The Tourism Global Commodity Chain in Namibia: Industry Concentration and its Impacts on Transformation
Applying Global Commodity Chain (GCC) theory, this article uncovers governance patterns in the Namibian tourism industry. The sector, it is argued, is best characterized as a buyer-driven GCC, in which large tour operators and accommodation groups control most economic transactions, and in which local actors remain generic suppliers with limited power to capture a significant share of the value. In a context of rapid globalization and fierce competition, horizontal and vertical integration have further concentrated economic powers in the hands of larger groups (national or international). With such an ownership structure, previously disadvantaged Namibians lack economic leverage to be fully involved in the largely white-dominated tourism sector.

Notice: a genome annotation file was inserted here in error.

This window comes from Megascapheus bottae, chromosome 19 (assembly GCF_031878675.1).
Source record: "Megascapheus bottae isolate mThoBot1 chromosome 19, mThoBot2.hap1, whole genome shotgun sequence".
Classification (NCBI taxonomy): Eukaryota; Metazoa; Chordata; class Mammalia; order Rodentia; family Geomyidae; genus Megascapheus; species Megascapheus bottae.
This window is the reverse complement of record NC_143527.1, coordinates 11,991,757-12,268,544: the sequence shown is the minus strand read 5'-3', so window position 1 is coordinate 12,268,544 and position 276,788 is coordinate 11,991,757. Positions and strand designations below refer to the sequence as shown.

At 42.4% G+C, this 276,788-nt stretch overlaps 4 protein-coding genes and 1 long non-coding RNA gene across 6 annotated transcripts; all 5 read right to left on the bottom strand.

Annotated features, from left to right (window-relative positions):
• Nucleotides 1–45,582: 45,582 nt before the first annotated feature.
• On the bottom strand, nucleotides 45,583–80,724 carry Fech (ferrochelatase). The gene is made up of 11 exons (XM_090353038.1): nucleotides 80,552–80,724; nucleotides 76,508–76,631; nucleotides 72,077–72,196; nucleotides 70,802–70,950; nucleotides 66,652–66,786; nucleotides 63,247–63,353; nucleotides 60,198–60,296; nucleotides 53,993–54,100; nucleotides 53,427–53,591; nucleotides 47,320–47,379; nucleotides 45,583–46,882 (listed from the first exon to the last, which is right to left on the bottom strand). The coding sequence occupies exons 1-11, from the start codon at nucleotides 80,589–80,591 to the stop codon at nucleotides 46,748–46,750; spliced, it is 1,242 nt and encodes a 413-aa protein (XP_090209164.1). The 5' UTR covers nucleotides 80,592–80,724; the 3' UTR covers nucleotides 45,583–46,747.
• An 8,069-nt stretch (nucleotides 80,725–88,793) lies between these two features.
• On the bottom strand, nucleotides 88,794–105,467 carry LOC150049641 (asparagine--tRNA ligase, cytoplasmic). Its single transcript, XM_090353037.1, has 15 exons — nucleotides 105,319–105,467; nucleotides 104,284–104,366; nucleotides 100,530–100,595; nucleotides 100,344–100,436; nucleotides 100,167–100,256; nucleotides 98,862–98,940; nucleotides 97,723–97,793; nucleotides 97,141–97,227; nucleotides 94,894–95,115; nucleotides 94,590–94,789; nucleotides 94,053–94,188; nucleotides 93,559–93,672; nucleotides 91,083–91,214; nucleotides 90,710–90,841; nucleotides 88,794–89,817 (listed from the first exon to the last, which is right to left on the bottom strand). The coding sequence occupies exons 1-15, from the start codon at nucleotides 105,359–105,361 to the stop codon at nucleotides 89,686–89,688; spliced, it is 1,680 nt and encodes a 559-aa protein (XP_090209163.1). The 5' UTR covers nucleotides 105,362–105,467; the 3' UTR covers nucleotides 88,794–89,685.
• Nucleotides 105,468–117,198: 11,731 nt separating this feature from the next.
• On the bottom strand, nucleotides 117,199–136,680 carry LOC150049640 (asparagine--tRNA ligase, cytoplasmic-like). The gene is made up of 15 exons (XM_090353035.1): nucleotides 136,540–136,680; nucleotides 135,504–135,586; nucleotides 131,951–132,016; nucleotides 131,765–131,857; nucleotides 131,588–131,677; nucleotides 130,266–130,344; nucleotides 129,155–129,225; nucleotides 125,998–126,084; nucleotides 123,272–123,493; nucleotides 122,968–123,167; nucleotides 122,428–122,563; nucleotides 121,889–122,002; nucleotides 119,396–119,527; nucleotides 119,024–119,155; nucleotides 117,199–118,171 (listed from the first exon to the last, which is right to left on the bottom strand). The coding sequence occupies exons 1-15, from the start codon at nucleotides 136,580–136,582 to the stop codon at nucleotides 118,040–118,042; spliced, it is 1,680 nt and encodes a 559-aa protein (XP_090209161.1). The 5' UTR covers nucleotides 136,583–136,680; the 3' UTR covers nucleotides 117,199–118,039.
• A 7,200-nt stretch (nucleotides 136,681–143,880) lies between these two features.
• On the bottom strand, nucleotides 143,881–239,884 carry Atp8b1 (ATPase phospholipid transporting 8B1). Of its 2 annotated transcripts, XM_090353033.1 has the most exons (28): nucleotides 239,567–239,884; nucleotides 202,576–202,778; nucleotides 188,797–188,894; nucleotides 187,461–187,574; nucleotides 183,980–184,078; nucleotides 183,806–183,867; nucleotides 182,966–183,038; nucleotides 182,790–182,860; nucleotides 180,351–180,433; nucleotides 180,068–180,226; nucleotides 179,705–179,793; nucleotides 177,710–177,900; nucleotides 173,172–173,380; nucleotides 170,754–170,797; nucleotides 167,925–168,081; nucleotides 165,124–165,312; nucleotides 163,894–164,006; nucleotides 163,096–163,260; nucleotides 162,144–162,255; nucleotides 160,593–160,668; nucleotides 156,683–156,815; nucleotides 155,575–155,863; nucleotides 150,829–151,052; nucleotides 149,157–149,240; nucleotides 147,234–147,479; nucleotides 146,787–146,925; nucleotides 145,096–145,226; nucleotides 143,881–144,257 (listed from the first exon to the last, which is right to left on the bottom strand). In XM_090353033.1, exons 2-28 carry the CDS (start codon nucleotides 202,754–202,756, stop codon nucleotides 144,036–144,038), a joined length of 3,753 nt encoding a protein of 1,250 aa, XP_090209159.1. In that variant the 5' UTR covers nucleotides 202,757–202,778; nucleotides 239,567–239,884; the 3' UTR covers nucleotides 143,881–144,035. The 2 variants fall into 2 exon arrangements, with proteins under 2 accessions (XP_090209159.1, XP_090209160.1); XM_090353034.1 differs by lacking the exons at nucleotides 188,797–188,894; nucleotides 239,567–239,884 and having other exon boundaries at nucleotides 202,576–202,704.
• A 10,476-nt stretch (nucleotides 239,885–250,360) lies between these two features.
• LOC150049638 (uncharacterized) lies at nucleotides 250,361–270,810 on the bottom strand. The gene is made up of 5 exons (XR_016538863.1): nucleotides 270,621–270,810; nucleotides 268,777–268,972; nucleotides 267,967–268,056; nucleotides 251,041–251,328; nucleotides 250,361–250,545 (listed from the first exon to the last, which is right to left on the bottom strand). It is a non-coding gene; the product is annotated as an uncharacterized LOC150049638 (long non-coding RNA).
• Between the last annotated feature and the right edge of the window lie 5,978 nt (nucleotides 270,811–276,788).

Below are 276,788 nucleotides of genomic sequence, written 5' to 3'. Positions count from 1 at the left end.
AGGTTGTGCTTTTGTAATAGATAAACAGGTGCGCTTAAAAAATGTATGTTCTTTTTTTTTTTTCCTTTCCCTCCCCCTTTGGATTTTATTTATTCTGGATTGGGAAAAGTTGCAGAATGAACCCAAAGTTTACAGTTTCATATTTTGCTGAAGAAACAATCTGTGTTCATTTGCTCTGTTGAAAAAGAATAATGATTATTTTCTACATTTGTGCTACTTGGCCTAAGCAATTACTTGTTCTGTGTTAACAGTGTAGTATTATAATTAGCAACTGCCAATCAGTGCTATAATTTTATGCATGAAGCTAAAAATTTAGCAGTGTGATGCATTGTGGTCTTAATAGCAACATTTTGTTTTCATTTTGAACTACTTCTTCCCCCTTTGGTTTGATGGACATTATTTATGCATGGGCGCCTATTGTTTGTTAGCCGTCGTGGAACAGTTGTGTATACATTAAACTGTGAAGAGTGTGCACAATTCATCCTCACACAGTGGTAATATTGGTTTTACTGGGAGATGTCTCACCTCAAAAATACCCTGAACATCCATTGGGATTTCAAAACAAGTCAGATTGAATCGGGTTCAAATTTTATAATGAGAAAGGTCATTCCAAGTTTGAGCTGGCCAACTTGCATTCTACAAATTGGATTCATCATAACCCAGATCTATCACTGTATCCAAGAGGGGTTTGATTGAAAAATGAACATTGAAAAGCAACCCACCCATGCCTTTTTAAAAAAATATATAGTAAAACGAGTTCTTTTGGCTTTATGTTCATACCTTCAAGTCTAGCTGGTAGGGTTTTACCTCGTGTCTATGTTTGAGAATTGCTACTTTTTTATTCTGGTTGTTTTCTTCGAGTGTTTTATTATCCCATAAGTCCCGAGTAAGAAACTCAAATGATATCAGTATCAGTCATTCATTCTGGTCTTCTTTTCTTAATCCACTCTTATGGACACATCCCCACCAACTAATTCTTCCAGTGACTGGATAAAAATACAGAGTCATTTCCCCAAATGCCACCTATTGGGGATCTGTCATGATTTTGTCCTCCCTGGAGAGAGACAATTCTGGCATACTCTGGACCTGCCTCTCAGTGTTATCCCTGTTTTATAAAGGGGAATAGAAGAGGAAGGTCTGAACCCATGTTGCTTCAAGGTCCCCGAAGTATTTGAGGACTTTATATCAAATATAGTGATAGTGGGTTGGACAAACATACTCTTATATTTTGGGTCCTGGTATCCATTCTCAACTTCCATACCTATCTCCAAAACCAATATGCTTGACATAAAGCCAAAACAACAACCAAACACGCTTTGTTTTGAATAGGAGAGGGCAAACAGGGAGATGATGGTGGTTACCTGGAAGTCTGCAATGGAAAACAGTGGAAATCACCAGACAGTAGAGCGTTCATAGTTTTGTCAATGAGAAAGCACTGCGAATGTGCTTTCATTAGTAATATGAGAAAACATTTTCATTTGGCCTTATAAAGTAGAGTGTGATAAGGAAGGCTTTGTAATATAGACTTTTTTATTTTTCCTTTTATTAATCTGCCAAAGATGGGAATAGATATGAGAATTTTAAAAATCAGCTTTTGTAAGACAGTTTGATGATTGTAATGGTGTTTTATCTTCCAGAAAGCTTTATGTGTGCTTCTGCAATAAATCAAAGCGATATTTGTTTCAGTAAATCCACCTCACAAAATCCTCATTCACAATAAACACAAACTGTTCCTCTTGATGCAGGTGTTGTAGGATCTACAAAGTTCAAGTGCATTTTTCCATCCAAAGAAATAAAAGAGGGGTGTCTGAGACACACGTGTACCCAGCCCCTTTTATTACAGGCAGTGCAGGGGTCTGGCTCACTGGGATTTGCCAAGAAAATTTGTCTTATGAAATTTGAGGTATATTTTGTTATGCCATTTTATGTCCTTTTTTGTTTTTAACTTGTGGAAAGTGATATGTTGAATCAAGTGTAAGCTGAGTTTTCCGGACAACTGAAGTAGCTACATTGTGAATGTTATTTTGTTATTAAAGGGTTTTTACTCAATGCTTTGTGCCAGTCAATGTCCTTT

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Document Type: Research Article
Publication date: January 1, 2011
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- Tourism Review International is a peer-reviewed journal that advances excellence in all fields of tourism research, promotes high-level tourism knowledge, and nourishes cultural awareness in all sectors of the tourism industry by integrating industry and academic perspectives. Its international and interdisciplinary nature ensures that the needs of those interested in tourism are served by documenting industry practices, discussing tourism management and planning issues, providing a forum for primary research and critical examinations of previous research, and by chronicling changing tourism patterns and trends at the local, regional and global scale.